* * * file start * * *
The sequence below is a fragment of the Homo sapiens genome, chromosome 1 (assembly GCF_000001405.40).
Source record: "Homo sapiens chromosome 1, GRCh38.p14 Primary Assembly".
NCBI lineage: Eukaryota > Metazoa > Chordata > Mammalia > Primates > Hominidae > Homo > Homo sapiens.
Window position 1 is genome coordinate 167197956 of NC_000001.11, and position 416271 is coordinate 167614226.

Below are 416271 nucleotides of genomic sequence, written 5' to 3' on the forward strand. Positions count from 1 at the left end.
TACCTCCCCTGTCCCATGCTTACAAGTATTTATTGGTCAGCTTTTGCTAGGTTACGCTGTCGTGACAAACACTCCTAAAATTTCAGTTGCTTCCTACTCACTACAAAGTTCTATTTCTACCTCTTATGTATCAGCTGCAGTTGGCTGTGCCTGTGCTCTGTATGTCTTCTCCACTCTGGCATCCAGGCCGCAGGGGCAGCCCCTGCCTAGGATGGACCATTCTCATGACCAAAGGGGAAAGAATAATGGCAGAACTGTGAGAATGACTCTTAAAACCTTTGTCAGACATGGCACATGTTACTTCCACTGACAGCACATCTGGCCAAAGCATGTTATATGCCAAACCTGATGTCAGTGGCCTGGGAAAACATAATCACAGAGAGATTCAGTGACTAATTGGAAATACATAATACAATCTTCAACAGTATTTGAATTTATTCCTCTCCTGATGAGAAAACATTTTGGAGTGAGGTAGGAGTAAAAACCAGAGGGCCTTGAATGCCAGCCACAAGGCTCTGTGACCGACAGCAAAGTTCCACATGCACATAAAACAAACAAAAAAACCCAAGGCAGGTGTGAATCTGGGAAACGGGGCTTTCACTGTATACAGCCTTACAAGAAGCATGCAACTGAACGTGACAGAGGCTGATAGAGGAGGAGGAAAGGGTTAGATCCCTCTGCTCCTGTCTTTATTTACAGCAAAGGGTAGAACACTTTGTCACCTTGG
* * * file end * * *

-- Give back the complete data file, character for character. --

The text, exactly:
The sequence below is a fragment of the Homo sapiens genome, chromosome 1 (assembly GCF_000001405.40).
Source record: "Homo sapiens chromosome 1, GRCh38.p14 Primary Assembly".
NCBI lineage: Eukaryota > Metazoa > Chordata > Mammalia > Primates > Hominidae > Homo > Homo sapiens.
Window position 1 is genome coordinate 167197956 of NC_000001.11, and position 416271 is coordinate 167614226.

Below are 416271 nucleotides of genomic sequence, written 5' to 3' on the forward strand. Positions count from 1 at the left end.
TACCTCCCCTGTCCCATGCTTACAAGTATTTATTGGTCAGCTTTTGCTAGGTTACGCTGTCGTGACAAACACTCCTAAAATTTCAGTTGCTTCCTACTCACTACAAAGTTCTATTTCTACCTCTTATGTATCAGCTGCAGTTGGCTGTGCCTGTGCTCTGTATGTCTTCTCCACTCTGGCATCCAGGCCGCAGGGGCAGCCCCTGCCTAGGATGGACCATTCTCATGACCAAAGGGGAAAGAATAATGGCAGAACTGTGAGAATGACTCTTAAAACCTTTGTCAGACATGGCACATGTTACTTCCACTGACAGCACATCTGGCCAAAGCATGTTATATGCCAAACCTGATGTCAGTGGCCTGGGAAAACATAATCACAGAGAGATTCAGTGACTAATTGGAAATACATAATACAATCTTCAACAGTATTTGAATTTATTCCTCTCCTGATGAGAAAACATTTTGGAGTGAGGTAGGAGTAAAAACCAGAGGGCCTTGAATGCCAGCCACAAGGCTCTGTGACCGACAGCAAAGTTCCACATGCACATAAAACAAACAAAAAAACCCAAGGCAGGTGTGAATCTGGGAAACGGGGCTTTCACTGTATACAGCCTTACAAGAAGCATGCAACTGAACGTGACAGAGGCTGATAGAGGAGGAGGAAAGGGTTAGATCCCTCTGCTCCTGTCTTTATTTACAGCAAAGGGTAGAACACTTTGTCACCTTGG